Survey Distributed to Graduate Students in Spring 2003
As you may know, the American Historical Association recently launched a major investigation of the master's degree for historians. This comes on the heels of a related study of doctoral training. It is the first time in decades that the AHA has examined the master's degree in any detail. We know that four times as many master's degrees as Ph.D.'s are awarded each year—but beyond that we know surprisingly little about this important degree, or even about the students who are pursuing their master's degrees.
In the months ahead, the AHA's Committee on the Master's Degree will be looking at five broad issues: the definition and function(s) of a master's degree in history; the intellectual content and standards of mastery appropriate to the degree; the occupational opportunities provided by a history M.A., especially for bringing new (or underrepresented) groups into the profession; the role of master's degree programs in promoting interdisciplinary studies; and the role and function of the master's in preparing history teachers. At the conclusion of the project, a report to the historical profession will summarize the data collected, present a typology of master's degree programs, and offer some preliminary guidelines for the content of a master's degree in history. For more details, please visit the AHA website at http://www.historians.org/perspectives/issues/ 2003/0302/0302aha1.cfm.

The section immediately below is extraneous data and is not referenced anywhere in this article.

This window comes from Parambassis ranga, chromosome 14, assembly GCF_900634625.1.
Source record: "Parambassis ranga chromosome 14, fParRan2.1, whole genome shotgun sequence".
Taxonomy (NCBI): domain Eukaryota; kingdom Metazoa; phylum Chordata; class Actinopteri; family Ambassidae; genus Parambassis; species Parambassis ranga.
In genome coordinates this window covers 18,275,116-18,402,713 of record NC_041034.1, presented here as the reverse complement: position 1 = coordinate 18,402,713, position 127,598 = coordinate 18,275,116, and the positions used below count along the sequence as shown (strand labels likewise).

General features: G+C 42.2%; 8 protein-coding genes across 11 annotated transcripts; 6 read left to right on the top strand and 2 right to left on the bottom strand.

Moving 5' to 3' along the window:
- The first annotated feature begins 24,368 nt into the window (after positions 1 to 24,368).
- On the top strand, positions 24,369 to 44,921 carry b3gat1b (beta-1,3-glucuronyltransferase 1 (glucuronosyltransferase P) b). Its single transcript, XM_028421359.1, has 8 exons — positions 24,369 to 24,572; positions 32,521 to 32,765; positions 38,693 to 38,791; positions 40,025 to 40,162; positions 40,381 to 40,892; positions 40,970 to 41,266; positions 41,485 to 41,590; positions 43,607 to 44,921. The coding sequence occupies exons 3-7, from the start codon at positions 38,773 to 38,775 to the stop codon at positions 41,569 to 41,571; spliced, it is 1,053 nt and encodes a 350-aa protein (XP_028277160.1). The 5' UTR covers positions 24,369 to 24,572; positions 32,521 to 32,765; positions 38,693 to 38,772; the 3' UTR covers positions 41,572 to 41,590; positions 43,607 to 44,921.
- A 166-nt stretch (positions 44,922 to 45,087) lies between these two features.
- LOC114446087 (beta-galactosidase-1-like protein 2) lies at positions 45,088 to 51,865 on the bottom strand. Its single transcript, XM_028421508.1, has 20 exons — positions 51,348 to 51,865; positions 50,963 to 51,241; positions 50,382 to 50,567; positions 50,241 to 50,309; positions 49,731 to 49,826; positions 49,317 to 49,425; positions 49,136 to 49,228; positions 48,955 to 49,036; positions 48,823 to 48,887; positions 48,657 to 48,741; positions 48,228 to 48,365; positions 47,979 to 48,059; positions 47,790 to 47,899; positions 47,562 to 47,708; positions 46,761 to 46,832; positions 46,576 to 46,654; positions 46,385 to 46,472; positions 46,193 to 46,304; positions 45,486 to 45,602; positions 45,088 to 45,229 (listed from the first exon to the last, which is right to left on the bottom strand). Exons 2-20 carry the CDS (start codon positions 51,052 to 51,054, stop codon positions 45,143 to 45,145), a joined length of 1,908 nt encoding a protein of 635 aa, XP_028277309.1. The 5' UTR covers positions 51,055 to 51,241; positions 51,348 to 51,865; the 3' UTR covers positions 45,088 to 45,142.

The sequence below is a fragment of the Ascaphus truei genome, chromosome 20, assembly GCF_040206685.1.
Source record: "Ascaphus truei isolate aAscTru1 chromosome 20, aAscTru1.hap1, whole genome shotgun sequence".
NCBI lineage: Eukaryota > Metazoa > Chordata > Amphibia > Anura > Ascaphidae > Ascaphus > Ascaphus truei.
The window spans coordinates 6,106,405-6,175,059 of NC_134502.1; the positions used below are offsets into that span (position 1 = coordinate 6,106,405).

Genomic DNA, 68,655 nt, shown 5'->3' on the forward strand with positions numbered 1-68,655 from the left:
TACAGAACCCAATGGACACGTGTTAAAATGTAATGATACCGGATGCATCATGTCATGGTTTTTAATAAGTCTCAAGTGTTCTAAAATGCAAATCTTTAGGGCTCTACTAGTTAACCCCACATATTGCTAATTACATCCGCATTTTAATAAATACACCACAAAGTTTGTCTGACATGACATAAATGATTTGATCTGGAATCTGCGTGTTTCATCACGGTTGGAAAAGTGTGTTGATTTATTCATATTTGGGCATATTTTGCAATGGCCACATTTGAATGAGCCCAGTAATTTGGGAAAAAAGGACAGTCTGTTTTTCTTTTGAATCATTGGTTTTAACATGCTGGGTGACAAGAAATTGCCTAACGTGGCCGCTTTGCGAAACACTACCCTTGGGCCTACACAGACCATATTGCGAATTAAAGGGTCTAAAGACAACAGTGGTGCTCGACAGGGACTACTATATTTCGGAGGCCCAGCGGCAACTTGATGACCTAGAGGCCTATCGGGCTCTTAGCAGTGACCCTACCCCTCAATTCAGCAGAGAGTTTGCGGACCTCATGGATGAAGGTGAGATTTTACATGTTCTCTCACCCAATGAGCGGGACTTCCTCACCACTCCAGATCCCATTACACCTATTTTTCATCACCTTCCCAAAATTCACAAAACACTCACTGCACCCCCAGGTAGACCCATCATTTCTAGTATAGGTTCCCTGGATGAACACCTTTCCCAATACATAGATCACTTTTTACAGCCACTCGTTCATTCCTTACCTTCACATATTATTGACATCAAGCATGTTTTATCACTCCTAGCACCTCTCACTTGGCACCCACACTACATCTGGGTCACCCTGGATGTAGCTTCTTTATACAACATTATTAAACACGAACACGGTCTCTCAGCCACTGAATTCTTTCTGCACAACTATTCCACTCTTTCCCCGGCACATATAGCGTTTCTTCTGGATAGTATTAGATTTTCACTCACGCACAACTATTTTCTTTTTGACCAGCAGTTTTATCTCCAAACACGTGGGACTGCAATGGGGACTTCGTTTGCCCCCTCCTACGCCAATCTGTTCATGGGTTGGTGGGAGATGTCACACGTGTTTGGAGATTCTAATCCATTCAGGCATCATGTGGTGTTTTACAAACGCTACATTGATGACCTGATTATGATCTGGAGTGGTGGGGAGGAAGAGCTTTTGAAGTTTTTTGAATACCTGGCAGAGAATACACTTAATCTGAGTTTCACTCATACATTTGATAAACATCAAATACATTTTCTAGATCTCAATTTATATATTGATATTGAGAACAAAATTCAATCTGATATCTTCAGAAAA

Below is a series of questions about the experience of graduate students in master's degree programs. Some of the questions address intellectual issues in the discipline of history; others address social and/or economic matters. All responses to this query will be STRICTLY CONFIDENTIAL (only the chair of the AHA's Committee on the Master's Degree and its research director will see the raw responses). It would be a great help, therefore, if you can provide the demographic information requested in part I. This will allow us to draw more general conclusions from your individual comments. We deeply appreciate your counsel and your candor.
Please respond by MAY 21, 2003, whether by e-mail, surface mail, or fax. And please feel free to contact me directly if you have any questions or concerns about this survey or about any other aspect of the AHA's investigation.
Philip M. Katz
AHA Committee on the Master's Degree